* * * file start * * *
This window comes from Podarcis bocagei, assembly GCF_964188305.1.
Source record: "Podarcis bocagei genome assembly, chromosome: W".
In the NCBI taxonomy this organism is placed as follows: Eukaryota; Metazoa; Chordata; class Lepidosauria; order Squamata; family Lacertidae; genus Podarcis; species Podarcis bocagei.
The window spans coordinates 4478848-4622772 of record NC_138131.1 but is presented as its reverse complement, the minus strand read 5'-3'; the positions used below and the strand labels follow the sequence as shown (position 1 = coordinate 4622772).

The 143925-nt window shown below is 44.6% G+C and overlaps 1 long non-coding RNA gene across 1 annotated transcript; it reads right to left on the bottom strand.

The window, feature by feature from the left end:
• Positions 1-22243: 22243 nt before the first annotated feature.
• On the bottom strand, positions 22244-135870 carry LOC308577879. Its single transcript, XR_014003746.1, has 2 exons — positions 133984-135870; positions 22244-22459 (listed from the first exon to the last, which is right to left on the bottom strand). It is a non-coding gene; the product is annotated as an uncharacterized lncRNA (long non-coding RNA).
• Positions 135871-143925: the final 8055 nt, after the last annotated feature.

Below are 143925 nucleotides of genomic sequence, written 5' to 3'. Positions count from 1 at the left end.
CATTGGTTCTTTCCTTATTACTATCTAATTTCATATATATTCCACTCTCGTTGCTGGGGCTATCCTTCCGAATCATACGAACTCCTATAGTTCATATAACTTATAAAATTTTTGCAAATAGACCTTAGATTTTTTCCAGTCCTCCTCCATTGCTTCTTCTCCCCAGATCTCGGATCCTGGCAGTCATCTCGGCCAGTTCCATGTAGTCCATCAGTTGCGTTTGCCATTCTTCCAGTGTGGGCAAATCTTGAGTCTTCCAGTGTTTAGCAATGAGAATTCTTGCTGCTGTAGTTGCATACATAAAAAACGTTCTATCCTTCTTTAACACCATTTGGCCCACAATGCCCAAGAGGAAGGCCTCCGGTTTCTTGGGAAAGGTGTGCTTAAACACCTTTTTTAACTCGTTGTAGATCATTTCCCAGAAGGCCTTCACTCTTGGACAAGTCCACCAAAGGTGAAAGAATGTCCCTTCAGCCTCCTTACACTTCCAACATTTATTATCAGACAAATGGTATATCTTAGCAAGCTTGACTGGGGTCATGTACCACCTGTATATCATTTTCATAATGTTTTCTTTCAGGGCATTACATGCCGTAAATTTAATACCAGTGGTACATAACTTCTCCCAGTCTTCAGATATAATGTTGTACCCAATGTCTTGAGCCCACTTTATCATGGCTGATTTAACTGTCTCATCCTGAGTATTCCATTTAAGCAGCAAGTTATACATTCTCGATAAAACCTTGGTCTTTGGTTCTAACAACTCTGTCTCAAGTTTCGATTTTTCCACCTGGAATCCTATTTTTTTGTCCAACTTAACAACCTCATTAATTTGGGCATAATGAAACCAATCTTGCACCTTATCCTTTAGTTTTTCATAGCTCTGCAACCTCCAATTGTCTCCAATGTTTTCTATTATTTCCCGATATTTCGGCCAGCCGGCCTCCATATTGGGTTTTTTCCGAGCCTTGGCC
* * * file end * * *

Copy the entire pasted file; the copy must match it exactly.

This window comes from Podarcis bocagei, assembly GCF_964188305.1.
Source record: "Podarcis bocagei genome assembly, chromosome: W".
In the NCBI taxonomy this organism is placed as follows: Eukaryota; Metazoa; Chordata; class Lepidosauria; order Squamata; family Lacertidae; genus Podarcis; species Podarcis bocagei.
The window spans coordinates 4478848-4622772 of record NC_138131.1 but is presented as its reverse complement, the minus strand read 5'-3'; the positions used below and the strand labels follow the sequence as shown (position 1 = coordinate 4622772).

The 143925-nt window shown below is 44.6% G+C and overlaps 1 long non-coding RNA gene across 1 annotated transcript; it reads right to left on the bottom strand.

The window, feature by feature from the left end:
• Positions 1-22243: 22243 nt before the first annotated feature.
• On the bottom strand, positions 22244-135870 carry LOC308577879. Its single transcript, XR_014003746.1, has 2 exons — positions 133984-135870; positions 22244-22459 (listed from the first exon to the last, which is right to left on the bottom strand). It is a non-coding gene; the product is annotated as an uncharacterized lncRNA (long non-coding RNA).
• Positions 135871-143925: the final 8055 nt, after the last annotated feature.

Below are 143925 nucleotides of genomic sequence, written 5' to 3'. Positions count from 1 at the left end.
CATTGGTTCTTTCCTTATTACTATCTAATTTCATATATATTCCACTCTCGTTGCTGGGGCTATCCTTCCGAATCATACGAACTCCTATAGTTCATATAACTTATAAAATTTTTGCAAATAGACCTTAGATTTTTTCCAGTCCTCCTCCATTGCTTCTTCTCCCCAGATCTCGGATCCTGGCAGTCATCTCGGCCAGTTCCATGTAGTCCATCAGTTGCGTTTGCCATTCTTCCAGTGTGGGCAAATCTTGAGTCTTCCAGTGTTTAGCAATGAGAATTCTTGCTGCTGTAGTTGCATACATAAAAAACGTTCTATCCTTCTTTAACACCATTTGGCCCACAATGCCCAAGAGGAAGGCCTCCGGTTTCTTGGGAAAGGTGTGCTTAAACACCTTTTTTAACTCGTTGTAGATCATTTCCCAGAAGGCCTTCACTCTTGGACAAGTCCACCAAAGGTGAAAGAATGTCCCTTCAGCCTCCTTACACTTCCAACATTTATTATCAGACAAATGGTATATCTTAGCAAGCTTGACTGGGGTCATGTACCACCTGTATATCATTTTCATAATGTTTTCTTTCAGGGCATTACATGCCGTAAATTTAATACCAGTGGTACATAACTTCTCCCAGTCTTCAGATATAATGTTGTACCCAATGTCTTGAGCCCACTTTATCATGGCTGATTTAACTGTCTCATCCTGAGTATTCCATTTAAGCAGCAAGTTATACATTCTCGATAAAACCTTGGTCTTTGGTTCTAACAACTCTGTCTCAAGTTTCGATTTTTCCACCTGGAATCCTATTTTTTTGTCCAACTTAACAACCTCATTAATTTGGGCATAATGAAACCAATCTTGCACCTTATCCTTTAGTTTTTCATAGCTCTGCAACCTCCAATTGTCTCCAATGTTTTCTATTATTTCCCGATATTTCGGCCAGCCGGCCTCCATATTGGGTTTTTTCCGAGCCTTGGCC